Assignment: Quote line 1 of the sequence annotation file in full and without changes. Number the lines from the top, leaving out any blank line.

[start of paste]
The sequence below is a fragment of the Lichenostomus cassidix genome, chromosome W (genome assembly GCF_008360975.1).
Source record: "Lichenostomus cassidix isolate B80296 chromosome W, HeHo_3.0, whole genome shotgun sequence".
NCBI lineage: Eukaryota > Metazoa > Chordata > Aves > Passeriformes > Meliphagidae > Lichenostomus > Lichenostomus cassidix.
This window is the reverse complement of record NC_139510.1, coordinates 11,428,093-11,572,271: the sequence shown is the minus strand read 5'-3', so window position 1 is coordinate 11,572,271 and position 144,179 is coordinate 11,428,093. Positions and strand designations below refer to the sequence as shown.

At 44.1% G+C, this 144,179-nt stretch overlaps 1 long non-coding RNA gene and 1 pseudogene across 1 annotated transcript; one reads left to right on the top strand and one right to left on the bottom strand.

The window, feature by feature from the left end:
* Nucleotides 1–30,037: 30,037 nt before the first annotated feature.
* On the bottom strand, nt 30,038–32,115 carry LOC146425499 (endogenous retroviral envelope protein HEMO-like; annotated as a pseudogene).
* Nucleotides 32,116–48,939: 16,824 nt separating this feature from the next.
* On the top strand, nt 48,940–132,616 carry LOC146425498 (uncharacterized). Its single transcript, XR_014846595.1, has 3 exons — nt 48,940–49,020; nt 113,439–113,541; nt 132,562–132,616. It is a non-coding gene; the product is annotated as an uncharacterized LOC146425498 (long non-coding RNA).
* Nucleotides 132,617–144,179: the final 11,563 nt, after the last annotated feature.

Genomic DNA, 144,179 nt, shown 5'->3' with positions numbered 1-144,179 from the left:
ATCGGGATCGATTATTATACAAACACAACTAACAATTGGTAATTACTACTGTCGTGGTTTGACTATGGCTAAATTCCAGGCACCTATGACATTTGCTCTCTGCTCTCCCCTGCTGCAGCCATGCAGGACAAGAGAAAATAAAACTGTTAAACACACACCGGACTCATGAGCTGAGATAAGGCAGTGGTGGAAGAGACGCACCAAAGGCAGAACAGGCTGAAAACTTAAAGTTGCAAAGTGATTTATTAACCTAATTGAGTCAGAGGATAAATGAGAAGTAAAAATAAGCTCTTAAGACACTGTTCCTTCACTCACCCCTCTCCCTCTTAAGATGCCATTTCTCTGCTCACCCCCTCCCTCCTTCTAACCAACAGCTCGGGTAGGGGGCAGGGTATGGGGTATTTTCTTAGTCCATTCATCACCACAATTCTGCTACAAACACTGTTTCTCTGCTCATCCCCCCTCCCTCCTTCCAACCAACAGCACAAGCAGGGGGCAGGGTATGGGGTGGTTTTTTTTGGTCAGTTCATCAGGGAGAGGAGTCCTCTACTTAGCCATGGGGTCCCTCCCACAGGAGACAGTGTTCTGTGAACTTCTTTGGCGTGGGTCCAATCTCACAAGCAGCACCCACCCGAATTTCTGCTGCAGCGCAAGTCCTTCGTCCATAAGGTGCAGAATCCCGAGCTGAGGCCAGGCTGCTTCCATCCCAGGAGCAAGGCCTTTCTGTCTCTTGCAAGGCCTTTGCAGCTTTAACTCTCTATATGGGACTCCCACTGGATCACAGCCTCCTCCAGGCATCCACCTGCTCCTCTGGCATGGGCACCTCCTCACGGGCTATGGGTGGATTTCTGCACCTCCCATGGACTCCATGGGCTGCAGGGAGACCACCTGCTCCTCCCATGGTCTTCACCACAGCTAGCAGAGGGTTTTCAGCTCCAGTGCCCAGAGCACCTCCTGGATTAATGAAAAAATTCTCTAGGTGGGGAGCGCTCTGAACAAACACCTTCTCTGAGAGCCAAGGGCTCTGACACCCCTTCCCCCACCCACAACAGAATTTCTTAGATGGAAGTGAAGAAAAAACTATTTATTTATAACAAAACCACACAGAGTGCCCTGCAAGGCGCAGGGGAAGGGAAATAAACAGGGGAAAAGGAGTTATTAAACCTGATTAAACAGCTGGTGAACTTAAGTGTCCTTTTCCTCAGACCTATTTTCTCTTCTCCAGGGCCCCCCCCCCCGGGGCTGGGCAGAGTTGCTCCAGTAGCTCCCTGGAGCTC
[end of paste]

The sequence below is a fragment of the Lichenostomus cassidix genome, chromosome W (genome assembly GCF_008360975.1).